Some of this concern resulted in path-breaking work on deciphering scripts, revealing tangible history through excavations, and investigating language through philology—analysing its linguistic components. Much effort was made to collect data thr­ough archaeological excavations, linguistic surveys, and a sys­­­­tematic programme of collecting texts. The oral traditions of bardic compositions were also part of this effort. Ancient scripts, such as Brahmi, were deciphered so that inscriptions could now be read, thereby providing fresh information, not alw­­ays in conformity with the normative and sacred texts, and therefore presenting an interesting alternative picture of society. All this data had to be organised and interpreted. The organisation was efficient but the interpretation reinforced colonial theories. Nevertheless, as Lord Curzon, the viceroy of India from 1899 to 1905, stated, all this was “the necessary furniture of Empire”.

Three arguments were foundational to the colonial interpretation of Indian history. The first was periodisation. James Mill in The History of British India (1817-1826), almost two hundred years ago, argued for three periods, labelled in accordance with the religion of the rulers: Hindu civilisation, Muslim civilisation and the British period. The divisions were endorsed by the ass­umption that the units of Indian society have always been monolithic religious communities—primarily the Hindu and the Muslim—which were mutually hostile. Religion was believed to have superseded all other authority.

On the basis of their numbers in the Census of 1872 and subsequently, the Hindus came to be called the majority community, and the Muslims and others were the minority communities. It was argued that there was an absence of historical change in India, therefore all institutions were static until the coming of the colonial power. The only thing that changed was the religion of the ruling dynasties. This periodisation became axiomatic to the int­erpretation of Indian history. It also had a major political fallout effect in the twentieth century when the subcontinent was partitioned on the basis of the supposed two nations defined by religion. Although discarded by historians, those that still hold to the theory continue to support the required hostility between Hindus and Muslims.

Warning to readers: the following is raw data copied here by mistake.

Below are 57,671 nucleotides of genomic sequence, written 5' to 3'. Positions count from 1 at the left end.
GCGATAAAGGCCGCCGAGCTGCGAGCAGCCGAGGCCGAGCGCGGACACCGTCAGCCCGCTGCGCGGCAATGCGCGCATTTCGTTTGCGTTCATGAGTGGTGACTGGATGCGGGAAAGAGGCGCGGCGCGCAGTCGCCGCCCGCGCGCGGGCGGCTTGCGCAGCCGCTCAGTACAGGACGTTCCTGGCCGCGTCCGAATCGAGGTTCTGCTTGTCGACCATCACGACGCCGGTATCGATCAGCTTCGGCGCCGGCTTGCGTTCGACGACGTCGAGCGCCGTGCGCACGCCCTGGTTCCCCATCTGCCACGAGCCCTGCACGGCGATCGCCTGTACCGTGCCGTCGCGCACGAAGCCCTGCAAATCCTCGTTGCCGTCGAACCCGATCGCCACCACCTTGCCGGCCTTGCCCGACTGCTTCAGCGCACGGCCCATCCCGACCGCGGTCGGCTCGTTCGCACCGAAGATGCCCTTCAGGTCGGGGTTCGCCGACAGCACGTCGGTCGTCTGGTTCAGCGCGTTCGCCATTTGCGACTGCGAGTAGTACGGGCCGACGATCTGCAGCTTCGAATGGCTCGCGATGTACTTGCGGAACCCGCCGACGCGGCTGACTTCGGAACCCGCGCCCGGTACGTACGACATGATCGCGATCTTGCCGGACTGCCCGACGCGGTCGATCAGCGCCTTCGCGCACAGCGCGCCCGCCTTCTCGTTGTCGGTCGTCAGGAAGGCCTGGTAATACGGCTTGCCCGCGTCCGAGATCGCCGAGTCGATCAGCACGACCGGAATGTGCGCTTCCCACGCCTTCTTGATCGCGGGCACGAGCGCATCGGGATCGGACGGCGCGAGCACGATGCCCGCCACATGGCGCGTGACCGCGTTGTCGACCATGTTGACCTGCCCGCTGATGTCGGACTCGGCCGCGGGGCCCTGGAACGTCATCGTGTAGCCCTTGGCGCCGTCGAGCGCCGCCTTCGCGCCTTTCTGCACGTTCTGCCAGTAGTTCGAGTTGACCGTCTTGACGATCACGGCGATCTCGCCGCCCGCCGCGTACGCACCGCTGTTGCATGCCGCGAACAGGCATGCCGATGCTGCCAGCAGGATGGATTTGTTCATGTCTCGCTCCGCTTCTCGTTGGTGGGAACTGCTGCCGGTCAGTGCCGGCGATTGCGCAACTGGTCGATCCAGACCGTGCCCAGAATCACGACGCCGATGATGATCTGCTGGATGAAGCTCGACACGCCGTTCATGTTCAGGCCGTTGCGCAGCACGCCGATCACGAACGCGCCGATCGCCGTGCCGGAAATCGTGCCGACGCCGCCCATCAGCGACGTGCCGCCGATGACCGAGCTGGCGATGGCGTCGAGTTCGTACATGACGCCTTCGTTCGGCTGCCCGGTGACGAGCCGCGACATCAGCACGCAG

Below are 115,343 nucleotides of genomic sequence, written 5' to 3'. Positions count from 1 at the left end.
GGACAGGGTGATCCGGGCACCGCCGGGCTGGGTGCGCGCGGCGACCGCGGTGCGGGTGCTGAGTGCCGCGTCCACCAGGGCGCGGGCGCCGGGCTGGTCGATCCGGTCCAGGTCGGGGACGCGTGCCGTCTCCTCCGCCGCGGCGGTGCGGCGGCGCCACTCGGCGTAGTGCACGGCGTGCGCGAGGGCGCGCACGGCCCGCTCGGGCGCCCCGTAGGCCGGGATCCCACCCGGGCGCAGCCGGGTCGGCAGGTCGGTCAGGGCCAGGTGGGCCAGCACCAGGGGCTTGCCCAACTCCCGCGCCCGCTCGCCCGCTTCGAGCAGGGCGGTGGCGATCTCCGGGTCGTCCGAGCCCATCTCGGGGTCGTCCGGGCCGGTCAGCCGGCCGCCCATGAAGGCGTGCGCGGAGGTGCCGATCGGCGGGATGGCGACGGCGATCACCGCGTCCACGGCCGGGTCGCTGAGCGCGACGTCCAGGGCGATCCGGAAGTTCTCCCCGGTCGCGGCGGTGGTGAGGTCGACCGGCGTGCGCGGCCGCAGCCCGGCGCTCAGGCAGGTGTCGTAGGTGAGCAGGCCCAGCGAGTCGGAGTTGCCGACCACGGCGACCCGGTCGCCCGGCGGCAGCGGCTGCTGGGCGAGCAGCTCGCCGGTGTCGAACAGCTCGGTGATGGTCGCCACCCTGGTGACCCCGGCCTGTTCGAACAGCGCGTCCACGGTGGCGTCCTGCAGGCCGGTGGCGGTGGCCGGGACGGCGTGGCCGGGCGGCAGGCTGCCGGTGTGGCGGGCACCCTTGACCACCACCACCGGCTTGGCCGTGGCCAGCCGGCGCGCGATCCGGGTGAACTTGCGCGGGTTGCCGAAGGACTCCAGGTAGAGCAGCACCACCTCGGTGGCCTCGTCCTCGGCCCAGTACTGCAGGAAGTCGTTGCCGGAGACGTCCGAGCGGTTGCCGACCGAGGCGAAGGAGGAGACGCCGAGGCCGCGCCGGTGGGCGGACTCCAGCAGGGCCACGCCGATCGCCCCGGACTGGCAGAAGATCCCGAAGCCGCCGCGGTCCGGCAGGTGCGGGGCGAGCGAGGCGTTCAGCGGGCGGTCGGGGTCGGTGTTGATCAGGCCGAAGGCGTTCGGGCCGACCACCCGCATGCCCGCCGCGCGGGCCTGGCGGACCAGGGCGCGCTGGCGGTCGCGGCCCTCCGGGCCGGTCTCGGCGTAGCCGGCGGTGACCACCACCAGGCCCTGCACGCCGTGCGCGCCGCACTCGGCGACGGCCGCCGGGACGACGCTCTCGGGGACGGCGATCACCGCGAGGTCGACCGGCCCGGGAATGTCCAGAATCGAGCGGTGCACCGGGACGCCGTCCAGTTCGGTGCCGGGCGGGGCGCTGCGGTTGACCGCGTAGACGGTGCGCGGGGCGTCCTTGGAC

The second assertion was that the pre-colonial political economy conformed to the model of what was called oriental despotism. This again ass­umed a static society, characterised by an absence of private property in land, despotic and oppressive rulers and, therefore, endemic poverty. This pattern, commonly applied to Asian societies, did not envisage any marked economic change. A static society also meant that it lacked a sense of history.

The third aspect was that Hindu soc­iety had always been divided into four main caste groupings—the varnas. This division, it was argued, was based on Indian society being a collection of segregated races, with caste as the mechanism that controlled segregation through a code of regulations that determined how it was to function. Therefore, it remained unchanging through history. Racial identity was at the forefront in discussions on society at that time with the prevalence of what was called ‘race science’ in Europe. This not­ion of caste was derived by colonial scholars largely from what they saw as the Aryan foundations of Indian civilisation, both as a race and a language. The earlier people were labelled as Dravidian because of its being another ancient language group with a distinct geographical loc­ation and substantial numbers of speakers. Dravidian became the counterpoint to the Aryan. Sanskrit was viewed as the dominant language of the Aryan civilisation; the hegemonic religion was Vedic Brahmanism. In all three descriptions, India was projected as the alien, the ‘Other’ of Europe. Europe had to be projected as unique and Asia as lacking in characteristics of European civilisation.

Colonial interpretations claimed to be applying the criteria of Enlightenment rationality to their interpretation of the history of the colony. But, in effect, they were imposing a history that was not divorced from justifying colonial dominance. These preconceptions, together with a focus on chronology and the narrative of dynasties, governed routine history. Colonial historians drew on texts encapsulating the elite-caste perspectives of Indian soc­iety and extended it to the whole of society. Indian historians writing on ancient India came from the newly emerged middle class and were of the privileged castes and therefore familiar with these texts. There may have been some hesitation in analysing their contents critically in the manner required by historical res­earch, as among the texts were those often regarded as sacred. The colonial routine continued.